• From here you continue in an eastern direction and climb up the ridge. Very steep and hard climb. Follow the rock piles and keep direction. All exposed and icy. May already need crampons and ice axe at this point. After about 2 hours of a climb you'll start seeing Ganja La (in an altitude of about 4800m). Once you near high camp you will walk and scramble on boulders for longer and longer stretches. The climb eases up a bit towards the end.
  • In the area of the high camp there are a few flat spots to pitch a tent. Don't expect anything comfortable. Most likely you'll be camping on snow and ice. The sun is usually over the ridge line by 4 PM and the temperatures drop dramatically. It takes about 3 hours from base camp to high camp.
  • The next morning you better start early. Very early. You will need to follow the eastern crest and a steep gorge will be on your left all the time. Try and get up on the ridge line as much as you can. You'll see the occasional rock pile, but mostly you'll need to make your own route. This is a very steep and icy part. The slopes are just insane sometimes. Huge boulders sometimes 2-3 meters high that you need to get over. Don't be tempted to descend to the gorge on your left. You stand no chance from there. Keep on going in a north-western direction. Crampons and ice axe are mandatory. At some stage you'll see the prayer flags on Ganja La and you'll know towards where to aim for. The last part is the most tricky one. You got some major slippery rock wall to climb. Very Very hard without ropes. It will be on your left. Once you are on the top of the wall just keep on a very narrow ice ledge and in a few meters you'll reach Ganja La. This part is highly risky and needs to be with anchors and ropes and all the works. Don't take chances unless you know what you're doing. And even then......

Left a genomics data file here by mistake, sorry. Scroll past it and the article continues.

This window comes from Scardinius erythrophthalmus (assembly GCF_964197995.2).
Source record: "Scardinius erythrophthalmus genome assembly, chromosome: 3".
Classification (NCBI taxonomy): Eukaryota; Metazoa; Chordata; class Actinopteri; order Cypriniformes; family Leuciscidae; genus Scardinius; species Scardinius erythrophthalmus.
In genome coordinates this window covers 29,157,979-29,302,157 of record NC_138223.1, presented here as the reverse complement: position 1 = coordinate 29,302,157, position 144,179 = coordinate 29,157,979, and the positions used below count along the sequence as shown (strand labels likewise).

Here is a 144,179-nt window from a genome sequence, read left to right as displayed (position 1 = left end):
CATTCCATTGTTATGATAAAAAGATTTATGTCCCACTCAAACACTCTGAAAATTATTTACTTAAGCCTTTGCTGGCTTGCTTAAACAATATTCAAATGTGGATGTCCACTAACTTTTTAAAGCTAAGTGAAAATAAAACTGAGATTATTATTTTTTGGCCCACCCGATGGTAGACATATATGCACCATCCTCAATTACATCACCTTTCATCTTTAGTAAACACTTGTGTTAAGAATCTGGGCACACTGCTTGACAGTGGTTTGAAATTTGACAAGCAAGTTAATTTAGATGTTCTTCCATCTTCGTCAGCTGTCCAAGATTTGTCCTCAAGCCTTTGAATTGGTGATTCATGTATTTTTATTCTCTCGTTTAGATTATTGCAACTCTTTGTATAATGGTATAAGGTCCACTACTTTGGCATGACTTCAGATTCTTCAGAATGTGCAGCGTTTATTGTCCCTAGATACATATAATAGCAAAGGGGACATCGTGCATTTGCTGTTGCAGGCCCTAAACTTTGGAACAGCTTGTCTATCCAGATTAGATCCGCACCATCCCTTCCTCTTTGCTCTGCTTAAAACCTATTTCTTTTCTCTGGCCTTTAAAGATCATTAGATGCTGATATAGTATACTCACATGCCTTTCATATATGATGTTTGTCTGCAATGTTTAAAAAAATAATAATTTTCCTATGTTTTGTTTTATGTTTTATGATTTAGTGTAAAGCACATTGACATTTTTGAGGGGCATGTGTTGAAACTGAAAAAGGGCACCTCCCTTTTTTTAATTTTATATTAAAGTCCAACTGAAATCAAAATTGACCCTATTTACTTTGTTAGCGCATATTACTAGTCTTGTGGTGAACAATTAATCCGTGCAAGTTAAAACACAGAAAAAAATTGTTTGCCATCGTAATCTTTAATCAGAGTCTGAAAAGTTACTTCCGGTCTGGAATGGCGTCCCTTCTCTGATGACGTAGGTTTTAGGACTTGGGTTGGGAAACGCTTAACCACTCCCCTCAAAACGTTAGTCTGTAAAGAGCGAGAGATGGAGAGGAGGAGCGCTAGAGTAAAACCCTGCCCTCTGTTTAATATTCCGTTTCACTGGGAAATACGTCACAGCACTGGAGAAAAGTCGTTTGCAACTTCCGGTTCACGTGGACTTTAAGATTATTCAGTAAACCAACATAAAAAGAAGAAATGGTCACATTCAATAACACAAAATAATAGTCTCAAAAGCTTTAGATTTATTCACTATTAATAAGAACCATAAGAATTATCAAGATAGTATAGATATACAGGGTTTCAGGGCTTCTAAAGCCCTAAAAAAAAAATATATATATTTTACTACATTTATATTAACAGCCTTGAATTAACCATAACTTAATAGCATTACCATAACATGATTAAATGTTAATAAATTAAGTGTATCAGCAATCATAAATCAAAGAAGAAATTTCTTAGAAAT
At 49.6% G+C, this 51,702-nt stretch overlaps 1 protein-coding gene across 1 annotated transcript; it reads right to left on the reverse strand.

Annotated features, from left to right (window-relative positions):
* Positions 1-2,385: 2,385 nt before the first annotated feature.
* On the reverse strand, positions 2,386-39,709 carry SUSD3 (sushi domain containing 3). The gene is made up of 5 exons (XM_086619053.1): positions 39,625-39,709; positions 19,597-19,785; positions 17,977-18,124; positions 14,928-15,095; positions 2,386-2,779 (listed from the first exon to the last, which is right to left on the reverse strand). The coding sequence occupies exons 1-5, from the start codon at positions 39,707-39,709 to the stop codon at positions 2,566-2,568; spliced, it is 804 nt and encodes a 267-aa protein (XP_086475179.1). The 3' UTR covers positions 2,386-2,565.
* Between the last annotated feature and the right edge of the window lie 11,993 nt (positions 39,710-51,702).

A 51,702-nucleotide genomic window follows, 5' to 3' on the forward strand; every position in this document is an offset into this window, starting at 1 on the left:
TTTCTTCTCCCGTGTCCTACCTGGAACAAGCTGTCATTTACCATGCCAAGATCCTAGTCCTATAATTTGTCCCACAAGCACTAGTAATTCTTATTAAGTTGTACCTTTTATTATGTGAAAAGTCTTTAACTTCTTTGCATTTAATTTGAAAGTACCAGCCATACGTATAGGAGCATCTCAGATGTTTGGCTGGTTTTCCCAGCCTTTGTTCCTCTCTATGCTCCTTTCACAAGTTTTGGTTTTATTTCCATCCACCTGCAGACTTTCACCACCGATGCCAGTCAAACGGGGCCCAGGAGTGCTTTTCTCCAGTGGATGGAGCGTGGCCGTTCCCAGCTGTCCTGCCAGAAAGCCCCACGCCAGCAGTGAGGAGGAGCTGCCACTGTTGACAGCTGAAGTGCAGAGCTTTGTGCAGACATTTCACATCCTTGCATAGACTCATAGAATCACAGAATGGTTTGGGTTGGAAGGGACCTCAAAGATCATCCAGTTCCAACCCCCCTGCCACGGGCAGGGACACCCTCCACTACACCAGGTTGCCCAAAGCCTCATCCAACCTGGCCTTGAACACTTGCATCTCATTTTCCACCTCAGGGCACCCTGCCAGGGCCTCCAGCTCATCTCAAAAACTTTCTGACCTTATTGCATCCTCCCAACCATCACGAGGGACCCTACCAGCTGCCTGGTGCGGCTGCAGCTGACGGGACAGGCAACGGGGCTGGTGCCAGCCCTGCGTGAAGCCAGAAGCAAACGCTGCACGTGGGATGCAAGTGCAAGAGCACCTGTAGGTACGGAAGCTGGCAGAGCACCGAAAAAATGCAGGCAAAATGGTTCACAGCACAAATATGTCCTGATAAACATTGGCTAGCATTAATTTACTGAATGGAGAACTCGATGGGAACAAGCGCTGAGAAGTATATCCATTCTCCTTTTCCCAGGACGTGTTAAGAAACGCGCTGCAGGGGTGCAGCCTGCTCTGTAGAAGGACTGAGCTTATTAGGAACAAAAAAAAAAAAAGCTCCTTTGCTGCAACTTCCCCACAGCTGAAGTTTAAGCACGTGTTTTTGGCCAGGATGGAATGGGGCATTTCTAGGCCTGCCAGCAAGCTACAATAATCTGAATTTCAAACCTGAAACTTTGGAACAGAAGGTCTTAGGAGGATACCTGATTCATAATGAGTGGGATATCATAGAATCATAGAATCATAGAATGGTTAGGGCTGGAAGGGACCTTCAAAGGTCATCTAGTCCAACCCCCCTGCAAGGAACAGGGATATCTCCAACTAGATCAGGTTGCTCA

• The descend from Ganja La could be worse than the climb up. It is steeper and if covered with ice it is extremely dangerous. Try and reach the pass early so you will still have hard dry ice once you descend from it. You need to keep a southeast direction. The descend eases for a while and then gets very steep again. You got rock piles to mark the way. Pay attention!